How it is possible to separate or ‘distinctly integrate’ the knowledge of and application of different English and Welsh law in the same legal system is a challenging question. It is highly unlikely that a completely separate system of courts, judges and lawyers would be required, sustainable or affordable. A welcome move is the planned codification of Welsh law by subject area, to enable better awareness of and accessibility to Welsh law.
The issue of how a separate Welsh jurisdiction will operate will undoubtedly be the subject of further debate in the year ahead.
Disclosure of fewer documents in litigation?
Any business that has been involved in litigation will be aware of the disclosure process, which requires each party to produce and disclose copies of all relevant documents relating to the dispute to their opponent. These often include emails, internal documents, diary entries as well as relevant contracts.
Given the extensive number of documents that can be retrieved via electronic storage, there has been concern as to the consequent cost caused by extensive searches, in order to review potentially relevant documents.
Consequently, a two-year pilot scheme is operating in High Court cases in the main commercial court centres (including Cardiff) from this month which varies the traditional approach to disclosure of documents.
It places more onerous duties on parties and their advisers in initially preserving and reviewing their own documents, and generally restricts the number of documents that will need to be served on an opponent. Parties are now required to serve key documents with their initial claim documents, and co-operate with each other to identify what (if any) further disclosure is needed.
The usual approach will therefore result in significantly fewer documents needing to be disclosed in litigation in the future. Parties will still be required to serve any documents that are adverse to their case. If the pilot scheme is successful the change will apply more widely to to other cases in the future.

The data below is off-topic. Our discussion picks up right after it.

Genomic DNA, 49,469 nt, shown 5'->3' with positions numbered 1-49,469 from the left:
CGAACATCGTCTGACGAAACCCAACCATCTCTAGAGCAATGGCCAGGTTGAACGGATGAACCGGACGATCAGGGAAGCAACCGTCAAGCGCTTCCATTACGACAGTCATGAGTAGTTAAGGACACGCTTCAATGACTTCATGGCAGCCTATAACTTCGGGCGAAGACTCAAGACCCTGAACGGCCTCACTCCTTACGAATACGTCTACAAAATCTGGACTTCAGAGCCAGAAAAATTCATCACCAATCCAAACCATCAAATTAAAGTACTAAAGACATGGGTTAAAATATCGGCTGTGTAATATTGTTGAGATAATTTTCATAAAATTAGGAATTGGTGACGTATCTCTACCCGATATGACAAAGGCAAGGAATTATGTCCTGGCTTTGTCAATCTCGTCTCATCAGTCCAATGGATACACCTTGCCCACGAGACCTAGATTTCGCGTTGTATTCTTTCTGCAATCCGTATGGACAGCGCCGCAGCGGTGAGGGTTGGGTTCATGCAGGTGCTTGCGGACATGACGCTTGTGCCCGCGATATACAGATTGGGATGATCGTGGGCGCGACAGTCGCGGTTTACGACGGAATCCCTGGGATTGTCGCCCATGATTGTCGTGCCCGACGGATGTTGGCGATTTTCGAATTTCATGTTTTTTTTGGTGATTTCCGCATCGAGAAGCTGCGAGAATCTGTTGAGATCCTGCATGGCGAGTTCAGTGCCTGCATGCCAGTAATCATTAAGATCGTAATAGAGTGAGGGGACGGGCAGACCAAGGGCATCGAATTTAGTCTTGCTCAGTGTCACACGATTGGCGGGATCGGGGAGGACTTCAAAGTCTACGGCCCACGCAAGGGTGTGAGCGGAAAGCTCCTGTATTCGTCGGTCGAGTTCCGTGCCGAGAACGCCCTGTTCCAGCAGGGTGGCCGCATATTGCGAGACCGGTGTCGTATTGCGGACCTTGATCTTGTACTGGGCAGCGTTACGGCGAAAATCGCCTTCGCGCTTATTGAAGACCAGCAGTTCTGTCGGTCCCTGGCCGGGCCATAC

Impact of Brexit on civil justice
No preview of the year ahead could avoid the potential implications of Brexit. From a civil litigation perspective important issues arise in relation to the jurisdiction of cases and the recognition of judgments obtained in a UK Court in other European countries.
At present EU rules determine which country’s courts hear a civil or commercial law case that raises cross-border issues, which country’s laws apply and how a judgment obtained in one EU country can be recognised and enforced in another.
In the event that there is a ‘no deal’ Brexit there would be no agreed framework for ongoing cooperation between the UK and EU countries. There are wider international agreements that would continue to apply though these are generally less comprehensive than the current EU rules.
Any business that operates across borders should consider the implications on its terms of business as to specified jurisdiction and operative law.
Please contact us if you would like more information about the issues raised in this article at 029 2034 5511 or firstname.lastname@example.org
Nick Parker is a Partner and Head of Dispute Resolution at Berry Smith LLP, and is a highly experienced independent civil and commercial mediator, acting across the UK.